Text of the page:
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Reality Winner to be sentenced for leaking top secret U.S. report

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Reality Winner to be sentenced for leaking top secret U.S. report

Reality Winner to be sentenced for leaking top secret U.S. report
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By Gina Cherelus

(Reuters) - Former U.S. intelligence contractor Reality Winner, who pleaded guilty to illegally leaking to a media outlet a top secret report on Russian interference in U.S. elections, was due to be sentenced on Thursday in Georgia.

The 26-year-old, who has spent nearly two years in jail, was accused of passing a National Security Agency report to The Intercept in 2016. She initially denied the charges but in June changed her plea to guilty.

Her attorneys have requested a prison sentence of 63 months followed by three years of supervised release, arguing that it was "more than sufficient to satisfy the goals of sentencing," court documents showed.

An attorney for Winner would not comment on Thursday when asked about the sentencing hearing, which is due to take place at 10 a.m. ET in federal court in Winner's hometown of Augusta, Georgia.

Winner had been working with Pluribus International Corp, a company that provides analytical services for U.S. defence and intelligence agencies.

The NSA document she gave the news outlet offered technical details on what it said were Russian attempts to hack election officials in the United States and a voting-machine company before the presidential election in November 2016, two U.S. officials with knowledge of the case have said.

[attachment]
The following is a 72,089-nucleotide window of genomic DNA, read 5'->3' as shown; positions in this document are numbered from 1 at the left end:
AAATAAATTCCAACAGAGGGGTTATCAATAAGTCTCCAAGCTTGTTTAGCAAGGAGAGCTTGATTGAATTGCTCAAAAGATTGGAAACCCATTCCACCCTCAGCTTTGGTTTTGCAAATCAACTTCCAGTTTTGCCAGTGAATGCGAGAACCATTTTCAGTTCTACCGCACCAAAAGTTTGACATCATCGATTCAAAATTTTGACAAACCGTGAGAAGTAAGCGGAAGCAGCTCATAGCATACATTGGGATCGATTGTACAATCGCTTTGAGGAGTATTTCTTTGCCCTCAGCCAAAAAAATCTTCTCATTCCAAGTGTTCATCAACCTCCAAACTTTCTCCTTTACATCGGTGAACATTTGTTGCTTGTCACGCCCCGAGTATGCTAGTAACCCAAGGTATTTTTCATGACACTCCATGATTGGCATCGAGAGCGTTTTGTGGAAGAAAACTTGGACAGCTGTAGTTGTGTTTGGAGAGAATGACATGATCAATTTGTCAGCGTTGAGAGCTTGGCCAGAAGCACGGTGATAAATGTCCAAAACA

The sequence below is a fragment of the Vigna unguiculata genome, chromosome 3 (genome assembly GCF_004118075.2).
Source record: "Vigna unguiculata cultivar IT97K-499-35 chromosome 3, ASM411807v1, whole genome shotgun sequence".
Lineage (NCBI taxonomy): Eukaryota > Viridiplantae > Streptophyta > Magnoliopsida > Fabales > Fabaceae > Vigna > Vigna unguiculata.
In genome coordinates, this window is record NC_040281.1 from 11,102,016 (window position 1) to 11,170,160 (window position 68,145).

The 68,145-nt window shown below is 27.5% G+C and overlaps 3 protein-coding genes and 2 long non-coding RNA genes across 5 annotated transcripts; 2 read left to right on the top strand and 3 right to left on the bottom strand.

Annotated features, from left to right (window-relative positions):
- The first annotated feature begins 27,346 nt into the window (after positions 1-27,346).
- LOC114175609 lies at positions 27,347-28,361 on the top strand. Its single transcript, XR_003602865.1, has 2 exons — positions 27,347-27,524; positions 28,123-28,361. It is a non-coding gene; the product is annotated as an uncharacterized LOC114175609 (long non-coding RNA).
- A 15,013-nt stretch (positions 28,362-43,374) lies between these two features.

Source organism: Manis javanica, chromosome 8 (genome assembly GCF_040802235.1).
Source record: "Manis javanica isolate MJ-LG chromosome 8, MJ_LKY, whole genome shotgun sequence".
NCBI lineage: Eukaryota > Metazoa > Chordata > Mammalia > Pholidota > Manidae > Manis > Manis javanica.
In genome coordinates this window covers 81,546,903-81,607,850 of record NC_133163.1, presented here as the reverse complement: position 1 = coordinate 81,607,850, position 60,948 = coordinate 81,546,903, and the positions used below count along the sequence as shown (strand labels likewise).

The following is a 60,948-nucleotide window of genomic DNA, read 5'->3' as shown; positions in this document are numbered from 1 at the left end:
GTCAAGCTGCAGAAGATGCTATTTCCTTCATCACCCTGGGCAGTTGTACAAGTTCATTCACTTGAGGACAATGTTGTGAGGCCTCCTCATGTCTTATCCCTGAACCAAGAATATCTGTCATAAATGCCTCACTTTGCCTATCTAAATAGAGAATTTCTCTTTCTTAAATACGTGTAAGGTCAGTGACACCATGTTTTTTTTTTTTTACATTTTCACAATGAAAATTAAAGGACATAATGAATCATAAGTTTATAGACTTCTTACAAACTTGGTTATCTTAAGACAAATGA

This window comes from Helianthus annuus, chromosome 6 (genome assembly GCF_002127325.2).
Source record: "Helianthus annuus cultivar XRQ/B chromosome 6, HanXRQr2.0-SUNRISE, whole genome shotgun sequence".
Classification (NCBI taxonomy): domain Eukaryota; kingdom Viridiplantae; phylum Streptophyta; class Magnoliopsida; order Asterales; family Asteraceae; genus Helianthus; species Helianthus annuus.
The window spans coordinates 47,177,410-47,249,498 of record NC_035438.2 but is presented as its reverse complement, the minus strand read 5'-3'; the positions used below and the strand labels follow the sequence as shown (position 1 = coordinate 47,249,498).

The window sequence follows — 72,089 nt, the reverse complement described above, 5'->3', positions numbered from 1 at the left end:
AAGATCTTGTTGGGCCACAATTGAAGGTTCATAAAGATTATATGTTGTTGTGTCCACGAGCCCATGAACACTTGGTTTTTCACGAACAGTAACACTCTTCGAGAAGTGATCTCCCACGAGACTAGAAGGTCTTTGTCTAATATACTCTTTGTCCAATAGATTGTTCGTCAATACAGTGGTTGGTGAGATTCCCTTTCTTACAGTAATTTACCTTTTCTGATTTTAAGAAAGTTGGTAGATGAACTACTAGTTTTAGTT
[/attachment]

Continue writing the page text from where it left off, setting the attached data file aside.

Winner was indicted on a single federal count of wilful retention and transmission of national defence information, a felony under the Espionage and Censorship Act that carries a maximum sentence of 10 years in prison.

A federal judge ordered that she be held without bond after prosecutors said she posed a flight risk and public danger, citing what they called "disturbing" comments in her notebook.

In one section she wrote: "I want to burn the White House down," according to prosecutors, who said investigators also found the names of three Islamic extremists known to federal authorities listed in Winner's notebook.

Winner admitted to intentionally printing a copy of the intelligence report in her office and mailing it to the news organization, court documents showed. The government did not allege that she sought to share the report with foreign agents.

(Reporting by Gina Cherelus in New York; Editing by Steve Orlofsky)

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